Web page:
3 poems by Neil Leadbeater

Neil Leadbeater is an author, essayist, poet, and critic living in Edinburgh, Scotland. He is a member of the Federation of Writers Scotland. His latest publication is 'Penn Fields' (Littoral Press, 2019). His work has been translated into several languages.

(With apologies to Mark Haddon)


coming in to land

we met it –

a wall of impenetrable obscuration

visibility near-to-nil

and then the runway

clear as 20/20

the pilot surprised as the rest of us

at the nearness of solid ground.

You put down the book 

you were reading

and, having fun with the title,

changed the words

to mark the moment:

our safe arrival in Spain.


All smiles

in a striped top and belted slacks

she’d spring us

words of encouragement

as we lined up for 

our first leap in the light.

Stooping and crouching

on all fours

we became each other’s


This was our leaping time

the moment we discovered

by working in pairs

that we could take the weight

off each other’s feet

and fast forward

slick as frogs

to whatever lay ahead.


“All cattle are descended from as few as eighty animals that were domesticated from wild ox or aurochs in Iran some 10,500 years ago, according to recent genetic studies.”

– John Lewis-Stempel: Meadowland.

The Longhorn

Recognition should not be difficult.

Police assemble an identikit

facial features with big horns.

“Last seen wearing a brown and white coat.

Size XL.  Believed to be from

Northern England –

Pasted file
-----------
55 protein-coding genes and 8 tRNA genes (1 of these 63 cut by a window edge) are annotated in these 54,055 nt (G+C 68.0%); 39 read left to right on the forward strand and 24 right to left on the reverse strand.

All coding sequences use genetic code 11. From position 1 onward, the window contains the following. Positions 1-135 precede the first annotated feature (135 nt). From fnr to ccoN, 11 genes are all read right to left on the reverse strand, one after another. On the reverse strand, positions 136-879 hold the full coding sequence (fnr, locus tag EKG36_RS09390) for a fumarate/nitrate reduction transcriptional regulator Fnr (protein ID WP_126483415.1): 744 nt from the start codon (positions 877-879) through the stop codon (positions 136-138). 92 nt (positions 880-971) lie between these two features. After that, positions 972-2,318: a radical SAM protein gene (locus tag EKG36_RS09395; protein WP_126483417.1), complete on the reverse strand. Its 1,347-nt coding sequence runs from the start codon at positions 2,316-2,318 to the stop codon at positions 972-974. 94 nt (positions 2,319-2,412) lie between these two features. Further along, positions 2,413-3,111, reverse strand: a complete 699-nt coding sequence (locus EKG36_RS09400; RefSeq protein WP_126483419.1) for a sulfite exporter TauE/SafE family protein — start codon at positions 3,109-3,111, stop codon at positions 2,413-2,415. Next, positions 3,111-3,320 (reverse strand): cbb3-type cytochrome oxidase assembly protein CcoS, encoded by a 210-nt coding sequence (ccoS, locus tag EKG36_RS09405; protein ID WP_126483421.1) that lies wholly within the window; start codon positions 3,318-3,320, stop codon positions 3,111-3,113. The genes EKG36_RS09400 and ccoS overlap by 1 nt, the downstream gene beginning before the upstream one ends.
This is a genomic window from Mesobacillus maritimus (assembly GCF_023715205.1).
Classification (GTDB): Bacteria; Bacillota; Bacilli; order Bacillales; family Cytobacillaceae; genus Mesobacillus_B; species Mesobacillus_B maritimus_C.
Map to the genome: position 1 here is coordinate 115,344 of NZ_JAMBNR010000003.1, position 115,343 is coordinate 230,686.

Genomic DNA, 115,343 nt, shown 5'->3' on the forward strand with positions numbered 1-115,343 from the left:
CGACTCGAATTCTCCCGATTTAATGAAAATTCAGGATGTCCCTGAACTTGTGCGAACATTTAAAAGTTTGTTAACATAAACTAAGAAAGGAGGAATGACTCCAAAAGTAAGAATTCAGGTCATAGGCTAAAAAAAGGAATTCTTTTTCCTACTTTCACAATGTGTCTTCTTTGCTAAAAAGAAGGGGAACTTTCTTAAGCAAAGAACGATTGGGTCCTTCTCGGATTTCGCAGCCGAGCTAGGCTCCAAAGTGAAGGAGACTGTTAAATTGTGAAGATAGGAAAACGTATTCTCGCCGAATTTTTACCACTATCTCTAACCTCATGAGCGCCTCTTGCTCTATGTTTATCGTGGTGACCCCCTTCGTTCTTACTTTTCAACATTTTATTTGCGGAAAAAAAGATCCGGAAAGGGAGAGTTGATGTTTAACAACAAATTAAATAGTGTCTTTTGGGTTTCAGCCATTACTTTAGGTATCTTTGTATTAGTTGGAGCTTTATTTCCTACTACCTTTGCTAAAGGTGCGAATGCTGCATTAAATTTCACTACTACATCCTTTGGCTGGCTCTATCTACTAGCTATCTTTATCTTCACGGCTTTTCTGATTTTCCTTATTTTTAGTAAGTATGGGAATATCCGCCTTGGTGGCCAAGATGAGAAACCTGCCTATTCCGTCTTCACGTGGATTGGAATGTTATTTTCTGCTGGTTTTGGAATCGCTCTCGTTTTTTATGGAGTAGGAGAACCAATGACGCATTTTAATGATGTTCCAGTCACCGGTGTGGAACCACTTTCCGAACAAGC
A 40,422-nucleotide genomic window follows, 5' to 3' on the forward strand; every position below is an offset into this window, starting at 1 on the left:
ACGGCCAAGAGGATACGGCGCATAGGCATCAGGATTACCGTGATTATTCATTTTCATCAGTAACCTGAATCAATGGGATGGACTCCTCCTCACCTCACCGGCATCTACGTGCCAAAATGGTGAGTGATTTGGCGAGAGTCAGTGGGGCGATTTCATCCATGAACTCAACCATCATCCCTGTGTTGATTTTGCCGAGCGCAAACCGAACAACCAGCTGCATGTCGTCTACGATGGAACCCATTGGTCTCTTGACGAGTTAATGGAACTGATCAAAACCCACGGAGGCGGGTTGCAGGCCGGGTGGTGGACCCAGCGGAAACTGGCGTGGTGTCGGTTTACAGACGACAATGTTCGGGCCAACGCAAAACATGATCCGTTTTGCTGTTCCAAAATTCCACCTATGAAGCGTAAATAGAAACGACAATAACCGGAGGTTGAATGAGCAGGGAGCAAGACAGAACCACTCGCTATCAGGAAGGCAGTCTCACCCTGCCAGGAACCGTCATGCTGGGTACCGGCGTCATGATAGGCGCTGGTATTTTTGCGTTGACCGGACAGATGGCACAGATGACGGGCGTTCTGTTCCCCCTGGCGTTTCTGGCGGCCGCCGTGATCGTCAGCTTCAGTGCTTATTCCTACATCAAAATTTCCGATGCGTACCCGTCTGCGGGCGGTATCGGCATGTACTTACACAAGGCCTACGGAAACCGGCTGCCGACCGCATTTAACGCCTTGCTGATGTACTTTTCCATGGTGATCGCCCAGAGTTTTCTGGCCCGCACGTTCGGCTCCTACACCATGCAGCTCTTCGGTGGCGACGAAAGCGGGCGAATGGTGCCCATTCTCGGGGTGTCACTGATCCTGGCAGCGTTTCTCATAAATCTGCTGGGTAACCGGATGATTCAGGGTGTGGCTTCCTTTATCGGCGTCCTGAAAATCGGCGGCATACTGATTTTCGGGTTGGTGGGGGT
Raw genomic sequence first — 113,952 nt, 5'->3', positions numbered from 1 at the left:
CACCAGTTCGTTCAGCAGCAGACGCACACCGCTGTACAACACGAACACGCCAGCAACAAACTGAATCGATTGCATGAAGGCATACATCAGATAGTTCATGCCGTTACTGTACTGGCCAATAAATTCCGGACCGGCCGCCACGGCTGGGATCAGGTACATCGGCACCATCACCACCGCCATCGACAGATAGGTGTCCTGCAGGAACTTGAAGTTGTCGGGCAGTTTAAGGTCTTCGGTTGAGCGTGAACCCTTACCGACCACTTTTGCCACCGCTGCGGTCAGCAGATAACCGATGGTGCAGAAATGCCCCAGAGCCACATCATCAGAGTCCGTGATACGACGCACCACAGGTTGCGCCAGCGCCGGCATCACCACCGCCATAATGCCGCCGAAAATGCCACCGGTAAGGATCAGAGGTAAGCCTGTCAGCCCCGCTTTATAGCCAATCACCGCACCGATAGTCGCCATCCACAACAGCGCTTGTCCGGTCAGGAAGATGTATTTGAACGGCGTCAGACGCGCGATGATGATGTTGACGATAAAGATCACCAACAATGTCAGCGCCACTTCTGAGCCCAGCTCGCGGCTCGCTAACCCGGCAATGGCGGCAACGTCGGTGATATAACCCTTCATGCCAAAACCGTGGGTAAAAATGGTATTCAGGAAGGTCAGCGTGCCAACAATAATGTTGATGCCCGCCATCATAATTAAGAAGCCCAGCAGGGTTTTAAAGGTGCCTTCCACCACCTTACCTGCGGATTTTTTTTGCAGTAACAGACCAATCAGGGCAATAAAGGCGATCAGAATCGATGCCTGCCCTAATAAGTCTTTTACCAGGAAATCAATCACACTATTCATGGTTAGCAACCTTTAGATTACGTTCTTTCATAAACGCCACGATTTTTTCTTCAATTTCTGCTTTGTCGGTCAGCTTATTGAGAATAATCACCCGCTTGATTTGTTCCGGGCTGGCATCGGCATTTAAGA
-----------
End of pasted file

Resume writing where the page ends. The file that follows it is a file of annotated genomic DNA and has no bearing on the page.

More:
Cowpen to be exact.”

Have you seen this animal?

The South Devon

In no hurry, they lurch

round the Landrover, 

are jaw-slack and udder-heavy

dribble saliva 

straight off their tongues.

Even with the windows up

we smell their breath:

damp oats thick as hay.

The farmhand raises a stick in salute.

We start the engine, 

release the brake,

move on.

The Hereford

Beyond these pastorals, Masefield’s “red land

…good for hops and roses” they have the

Mapa Mundi right beneath their feet…

are globe-trotters easily led

because of their disposition.

Herd by herd they hug the fields – 

a team effort re-enacted

in every part of the globe.

The Belted Galloway

Facts I learned about the Belted Galloway:

That the belt is a white stripe around the middle.

That it is a polled breed.

That it is well-suited for rough grazing.

That it has a thick double-layered coat.

That its hair “sheds out” in summer.

That it is long-lived.

That it exists in numerous colours.

That it is well-adapted to harsh climates.

That it has no horns.

That this is all I know.

The Polled British White

Today we could not see you for snow

you were colourless in the blizzard.

I imagine you motionless – 

your breath fired down

into frozen ground:

a blank page waiting for a word

which is a long time coming.

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The Blue Nib believes in the power of the written word, the well-structured sentence and the crafted poetic phrase. Since 2016 we have published, supported and promoted the work of both established and emerging voices in poetry, fiction, essay and journalism. Times are difficult for publishers, and The Blue Nib is no exception. It survives on subscription income only. If you also believe in the power of the written word, then please consider supporting The Blue Nib and our contributors by subscribing to either our print or digital issue.

Editor of Abhaile, Tracy Gaughan is constantly searching for fresh and innovative voices in poetry from Ireland or The United Kingdom: Submit to Abhaile.


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